Jennifer took introductory courses in biology, chemistry, and physics to build a strong foundation for medical school. Although this meant it took longer for her to apply, she wanted to make sure she was well-prepared for the MCAT. She found the introductory courses to be challenging as she had been out of school for a while. She compared it to going back to high school, and the language of chemistry felt like a foreign language to her.
Jennifer had spent 27 years of her life not knowing what she wanted to do but found it liberating when she finally figured out her path. However, she also had to learn how to study again and stay motivated throughout the coursework.'I spent 27 years of my life not really knowing what I wanted to do. And when I figured out what I wanted to do, it was just so liberating.'Click To Tweet
Despite the challenges, building a strong foundation was crucial for Jennifer’s success in medical school. She believes that it was worth the extra time and effort to ensure she was well-prepared for the rigorous coursework ahead.
[26:08] Building the Rest of the Application
Difficulties with COVID-19
COVID-19 made it challenging for Jennifer to figure out what steps she needed to take to get into medical school. However, she found help from online platforms like Reddit, despite acknowledging that some users can be neurotic.
Jennifer credits Reddit for helping her understand the competitiveness of medical school admissions, which she initially did not fully grasp. She realized that having good grades and a high MCAT score were not enough, and there were other factors to consider.
Purpose of Extra-curricular Activities
Jennifer realized that extra-curricular activities were not just for checking boxes in her application. It allowed her to understand what she would be getting into for the next 10 years. Despite providing minimal value as a volunteer in the ER during COVID-19, she found the experience stressful and eye-opening.
She also spent a lot of time researching online to figure out the steps she needed to take to get into medical school. Using Google and reading extensively online helped her figure out what she needed to do and was a significant part of her first six months of preparation.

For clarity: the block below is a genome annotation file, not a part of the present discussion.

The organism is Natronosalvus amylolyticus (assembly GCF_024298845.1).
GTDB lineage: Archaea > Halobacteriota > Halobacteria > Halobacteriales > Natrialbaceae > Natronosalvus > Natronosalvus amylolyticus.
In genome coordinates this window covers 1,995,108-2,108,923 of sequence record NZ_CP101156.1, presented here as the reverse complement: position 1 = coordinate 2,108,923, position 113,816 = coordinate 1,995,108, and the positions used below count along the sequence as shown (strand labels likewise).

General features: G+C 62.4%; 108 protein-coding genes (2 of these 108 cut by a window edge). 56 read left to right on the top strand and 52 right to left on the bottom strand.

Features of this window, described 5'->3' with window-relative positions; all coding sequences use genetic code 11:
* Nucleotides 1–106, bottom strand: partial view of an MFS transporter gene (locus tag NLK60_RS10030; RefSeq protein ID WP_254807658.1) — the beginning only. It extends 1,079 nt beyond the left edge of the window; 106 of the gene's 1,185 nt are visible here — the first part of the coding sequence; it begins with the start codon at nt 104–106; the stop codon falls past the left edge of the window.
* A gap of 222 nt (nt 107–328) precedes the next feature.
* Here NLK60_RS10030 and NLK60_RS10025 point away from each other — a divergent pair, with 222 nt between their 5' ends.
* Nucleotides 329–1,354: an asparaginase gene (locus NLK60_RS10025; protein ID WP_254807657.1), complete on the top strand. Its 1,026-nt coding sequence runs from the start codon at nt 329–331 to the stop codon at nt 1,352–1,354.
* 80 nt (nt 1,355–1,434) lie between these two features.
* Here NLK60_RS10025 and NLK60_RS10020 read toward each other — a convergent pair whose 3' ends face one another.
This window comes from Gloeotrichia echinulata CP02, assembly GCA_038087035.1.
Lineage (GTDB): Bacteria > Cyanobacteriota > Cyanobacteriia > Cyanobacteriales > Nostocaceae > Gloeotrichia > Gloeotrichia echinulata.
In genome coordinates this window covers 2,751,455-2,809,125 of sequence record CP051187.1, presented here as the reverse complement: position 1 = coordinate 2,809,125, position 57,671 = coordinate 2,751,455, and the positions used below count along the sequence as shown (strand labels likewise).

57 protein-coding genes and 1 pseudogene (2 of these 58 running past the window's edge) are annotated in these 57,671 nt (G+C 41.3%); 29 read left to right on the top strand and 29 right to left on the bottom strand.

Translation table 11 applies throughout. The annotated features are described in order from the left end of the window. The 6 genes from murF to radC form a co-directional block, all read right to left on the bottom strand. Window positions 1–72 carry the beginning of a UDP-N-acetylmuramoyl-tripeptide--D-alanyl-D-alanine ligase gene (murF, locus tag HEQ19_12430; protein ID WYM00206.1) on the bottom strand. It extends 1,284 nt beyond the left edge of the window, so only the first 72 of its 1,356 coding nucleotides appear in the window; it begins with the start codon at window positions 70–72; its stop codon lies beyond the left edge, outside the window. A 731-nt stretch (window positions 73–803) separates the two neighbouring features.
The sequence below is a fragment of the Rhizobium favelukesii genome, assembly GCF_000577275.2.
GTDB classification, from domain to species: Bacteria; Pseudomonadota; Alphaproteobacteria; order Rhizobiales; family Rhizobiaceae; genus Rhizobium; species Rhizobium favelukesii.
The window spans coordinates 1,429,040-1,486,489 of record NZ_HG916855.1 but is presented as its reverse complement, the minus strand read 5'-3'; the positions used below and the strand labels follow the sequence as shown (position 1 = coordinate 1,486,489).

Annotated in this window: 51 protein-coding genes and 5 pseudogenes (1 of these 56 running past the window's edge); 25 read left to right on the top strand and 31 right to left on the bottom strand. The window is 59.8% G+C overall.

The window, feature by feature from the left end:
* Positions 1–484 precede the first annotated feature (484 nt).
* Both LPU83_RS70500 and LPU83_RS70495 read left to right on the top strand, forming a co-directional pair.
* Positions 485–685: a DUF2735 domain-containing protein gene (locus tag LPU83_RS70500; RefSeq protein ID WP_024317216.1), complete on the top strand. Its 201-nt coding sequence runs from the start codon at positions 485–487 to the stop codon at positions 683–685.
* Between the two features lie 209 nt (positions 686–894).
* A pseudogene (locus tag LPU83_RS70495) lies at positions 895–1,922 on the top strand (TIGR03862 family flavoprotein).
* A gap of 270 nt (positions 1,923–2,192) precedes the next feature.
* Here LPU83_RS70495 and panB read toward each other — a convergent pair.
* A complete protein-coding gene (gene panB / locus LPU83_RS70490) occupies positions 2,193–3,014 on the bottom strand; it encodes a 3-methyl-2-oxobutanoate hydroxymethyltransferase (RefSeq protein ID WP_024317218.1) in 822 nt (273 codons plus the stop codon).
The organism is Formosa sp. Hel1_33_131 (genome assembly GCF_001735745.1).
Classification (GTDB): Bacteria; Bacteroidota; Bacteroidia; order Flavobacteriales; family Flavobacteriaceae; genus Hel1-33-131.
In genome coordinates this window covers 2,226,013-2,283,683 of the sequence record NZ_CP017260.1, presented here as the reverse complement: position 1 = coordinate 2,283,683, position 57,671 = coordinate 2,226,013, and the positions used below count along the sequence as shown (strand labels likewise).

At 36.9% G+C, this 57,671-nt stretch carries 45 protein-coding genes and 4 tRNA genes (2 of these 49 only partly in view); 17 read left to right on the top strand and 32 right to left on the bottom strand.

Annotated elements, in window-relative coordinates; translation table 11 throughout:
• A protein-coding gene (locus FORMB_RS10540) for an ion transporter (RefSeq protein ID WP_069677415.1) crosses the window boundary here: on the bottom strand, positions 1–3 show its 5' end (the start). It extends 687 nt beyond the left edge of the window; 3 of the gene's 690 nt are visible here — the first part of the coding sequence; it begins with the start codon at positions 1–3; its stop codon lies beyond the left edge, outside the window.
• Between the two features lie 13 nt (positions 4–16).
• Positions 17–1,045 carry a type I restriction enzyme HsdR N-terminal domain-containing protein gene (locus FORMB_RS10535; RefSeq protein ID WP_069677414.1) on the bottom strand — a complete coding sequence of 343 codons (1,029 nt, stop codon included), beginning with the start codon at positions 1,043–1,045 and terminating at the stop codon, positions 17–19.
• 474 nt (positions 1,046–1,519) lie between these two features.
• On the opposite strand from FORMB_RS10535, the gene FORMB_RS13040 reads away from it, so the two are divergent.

[28:28] Submitting the Application
Jennifer initially planned to apply to medical school in 2021, having completed all of her prerequisites except for physics and biochemistry. She aimed to study for the MCAT from mid-June to the end of July and apply in August as the deadline for applications was in October.
Realizing the Need for More Time
She realized that this plan was unrealistic, particularly as she had not yet taken biochemistry, which was crucial for the MCAT. She spent days attempting to understand metabolic pathways and suffered a breakdown, ultimately realizing that she needed more time to prepare. It was challenging to come to terms with this change in plans, but Jennifer found it to be a breath of fresh air.
Jennifer viewed the additional time as an opportunity to build a stronger application. It enabled her to gain more clinical experience and shadowing hours and take on a volunteer role in the ER. This not only made her application stronger but also helped her gain a better understanding of the medical profession.
Despite the challenges she faced, Jennifer remained committed to achieving her goal of attending medical school. She overcame obstacles, such as needing more time to prepare for the MCAT, and used it as an opportunity to build a better foundation for her future studies.'That fear of failure... is what drives a lot of decisions. Unfortunately... so much of the fear and anxiety around the application process.'Click To Tweet
Overcoming Obstacles as a Premed
As a premed, it’s easy to feel overwhelmed by everything you need to do, but there’s really not much that has the potential to be a make-or-break moment. However, that all changes when you begin to work on your application.
It’s the point where you realize whether this is where you’ll be accepted into medical school or not. It’s an understandable mentality, but also a misplaced one, as one application cycle is not the only opportunity you have to become a doctor.
It’s just a chance to get into med school or not, and you can try again next time. Delaying Jennifer’s application was a good decision, considering rolling admissions and all of that.